reviewed by Gary A. Braunbeck
God is Alone is a 2004 indie film written and directed by Jason Torrey. It’s about a young man named William who, along with his deaf sister Amy, endures a great deal of abuse from their father. After William loses his job, he sees a girl abandoning a baby in a dumpster; he tries to help the baby, and the film chronicles the disaster that follows. On a symbolic level, the film is basically an update of the story of the birth of Christ.
I thought that Monique Farrar, the actress who played Amy, was superb–I don’t recall the last time I saw a face so naturally and deeply, deeply sad; of all the actors in the film, she was the only one who I felt wasn’t “acting”–she was natural and effortless and heartbreaking as hell.
Other reviewers have criticized the movie for having far too many scenes of William walking around. I agree (though I can undertand, to an extent, why Torrey chose to do this), but even if I hadn’t liked it overall, I would still recommend that people watch it for the extraordinary “coffee-making” scene that comes about 2/3 of the way through.
The coffee scene accomplishes everything that good film storytelling should accomplish; it adds depth to the character, it has real poignancy, it’s nerve-wracking as hell in context, and ultimately incredibly sad.
The entire sequence, from the time her father pours the coffee on the table right up until Amy falls asleep in her bedroom is–in my opinion–perfect. No flashy camera work, nothing terribly symbolic, just one person in a great deal of quiet pain and fear trying to keep herself from being further abused, then retreating into memories of the past in order to make coping with the present more endurable.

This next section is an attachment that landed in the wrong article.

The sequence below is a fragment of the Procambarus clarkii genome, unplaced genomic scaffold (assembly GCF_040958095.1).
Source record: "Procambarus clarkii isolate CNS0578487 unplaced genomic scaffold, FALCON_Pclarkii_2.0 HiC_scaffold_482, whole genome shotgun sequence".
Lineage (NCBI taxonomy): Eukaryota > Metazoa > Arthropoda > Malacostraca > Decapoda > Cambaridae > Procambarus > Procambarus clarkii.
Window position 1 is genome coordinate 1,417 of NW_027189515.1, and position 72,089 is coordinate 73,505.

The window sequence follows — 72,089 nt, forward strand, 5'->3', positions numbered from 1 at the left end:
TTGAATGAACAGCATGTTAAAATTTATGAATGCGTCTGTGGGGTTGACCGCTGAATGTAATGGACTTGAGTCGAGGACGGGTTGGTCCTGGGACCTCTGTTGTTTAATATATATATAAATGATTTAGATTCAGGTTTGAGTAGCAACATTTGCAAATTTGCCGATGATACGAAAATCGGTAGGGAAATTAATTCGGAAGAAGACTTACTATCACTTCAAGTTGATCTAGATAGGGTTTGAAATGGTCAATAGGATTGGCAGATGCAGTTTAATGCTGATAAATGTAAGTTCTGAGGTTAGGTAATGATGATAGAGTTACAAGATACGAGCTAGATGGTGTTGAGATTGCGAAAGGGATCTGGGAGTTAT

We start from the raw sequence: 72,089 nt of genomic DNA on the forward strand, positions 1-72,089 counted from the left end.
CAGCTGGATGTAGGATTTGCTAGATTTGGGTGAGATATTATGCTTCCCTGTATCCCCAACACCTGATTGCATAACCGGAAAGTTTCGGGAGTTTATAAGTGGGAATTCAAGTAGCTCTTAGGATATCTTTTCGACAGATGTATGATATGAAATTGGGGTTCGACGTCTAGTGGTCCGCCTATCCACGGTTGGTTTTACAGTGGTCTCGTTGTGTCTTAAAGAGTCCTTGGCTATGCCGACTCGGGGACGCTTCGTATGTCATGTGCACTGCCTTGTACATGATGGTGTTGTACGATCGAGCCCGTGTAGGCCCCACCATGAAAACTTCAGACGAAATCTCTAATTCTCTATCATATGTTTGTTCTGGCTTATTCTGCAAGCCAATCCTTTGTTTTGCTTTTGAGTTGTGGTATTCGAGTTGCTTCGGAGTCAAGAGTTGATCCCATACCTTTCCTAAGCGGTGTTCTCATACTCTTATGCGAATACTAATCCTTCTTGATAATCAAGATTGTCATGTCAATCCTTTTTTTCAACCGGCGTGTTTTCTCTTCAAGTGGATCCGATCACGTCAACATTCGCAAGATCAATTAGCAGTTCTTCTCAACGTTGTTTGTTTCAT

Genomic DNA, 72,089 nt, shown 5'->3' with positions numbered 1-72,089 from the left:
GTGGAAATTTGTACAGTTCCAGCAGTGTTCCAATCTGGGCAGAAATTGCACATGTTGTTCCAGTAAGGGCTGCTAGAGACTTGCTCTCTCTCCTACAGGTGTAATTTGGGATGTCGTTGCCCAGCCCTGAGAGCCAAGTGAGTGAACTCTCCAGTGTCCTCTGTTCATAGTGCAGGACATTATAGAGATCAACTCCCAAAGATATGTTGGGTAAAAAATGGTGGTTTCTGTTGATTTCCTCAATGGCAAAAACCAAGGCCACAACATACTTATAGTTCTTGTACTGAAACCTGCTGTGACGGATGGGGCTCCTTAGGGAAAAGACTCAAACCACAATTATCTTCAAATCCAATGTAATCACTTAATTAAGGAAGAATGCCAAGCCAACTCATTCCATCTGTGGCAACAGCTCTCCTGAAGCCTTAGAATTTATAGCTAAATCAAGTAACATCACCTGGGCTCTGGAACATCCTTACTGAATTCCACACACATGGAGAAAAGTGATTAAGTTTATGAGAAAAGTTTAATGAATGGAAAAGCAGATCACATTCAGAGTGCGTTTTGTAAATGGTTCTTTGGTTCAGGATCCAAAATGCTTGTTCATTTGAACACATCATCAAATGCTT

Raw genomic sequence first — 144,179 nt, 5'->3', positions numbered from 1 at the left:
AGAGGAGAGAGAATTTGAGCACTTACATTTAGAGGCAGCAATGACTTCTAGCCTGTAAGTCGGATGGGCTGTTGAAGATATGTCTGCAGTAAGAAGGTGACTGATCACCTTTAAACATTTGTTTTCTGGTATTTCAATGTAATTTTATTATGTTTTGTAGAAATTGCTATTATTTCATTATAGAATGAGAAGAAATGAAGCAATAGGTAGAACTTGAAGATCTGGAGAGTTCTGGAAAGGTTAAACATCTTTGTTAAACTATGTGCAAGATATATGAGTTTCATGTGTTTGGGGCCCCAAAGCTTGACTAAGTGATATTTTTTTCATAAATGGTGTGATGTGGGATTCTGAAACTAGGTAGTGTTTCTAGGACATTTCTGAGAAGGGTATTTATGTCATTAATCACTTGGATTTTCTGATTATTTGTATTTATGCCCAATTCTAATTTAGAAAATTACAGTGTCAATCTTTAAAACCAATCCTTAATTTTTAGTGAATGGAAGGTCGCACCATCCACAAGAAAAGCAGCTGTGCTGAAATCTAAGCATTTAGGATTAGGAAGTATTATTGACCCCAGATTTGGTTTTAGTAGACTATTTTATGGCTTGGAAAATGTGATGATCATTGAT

There’s a lot of subtle pain and terror in that sequence, and though the rest of the film doesn’t measure up to these 8 or 9 extraordinary minutes, that they exist at all is proof enough of the director’s talent for me.
If you can get past some of the over-long strolls, a handful of visual self-indulgences, and some of the heavy-handed religious symbolism (that Amy was dressed in white, white, white all the time got on my nerves in short order) this is very worthwhile–though flawed–piece of filmmaking. It’s a movie that isn’t afraid to be exactly what it wants to be: it’s the work of a single vision, so it’s understandable that that vision might have gotten a little tunnel-visioned at times.
There is a scene in the movie that–as far as I can tell–serves no other purpose (speaking here from a narrative point) than for the director and his wife to put their baby daughter on-screen. But you know what? I’m a sucker for babies. The little girl is adorable, a natural for the screen if I ever saw one. Unfortunately–for the scene in question–you can’t look at anyone or anything else once the baby comes on. It’s not that she makes noise or draws attention to herself, it’s just that she’s so darned cute you don’t really care about anything else.
But I want to re-emphasize something: despite my reservations about it, this is a very worthwhile film, one that shows its director as having serious intent and a talent to watch.
God is Alone is 104 minutes long and is intended for mature teens and adults.
Gary A. Braunbeck is the author of 14 books and over 150 short stories. If you enjoyed this review, check out his book Fear in a Handful of Dust: Horror as a Way of Life.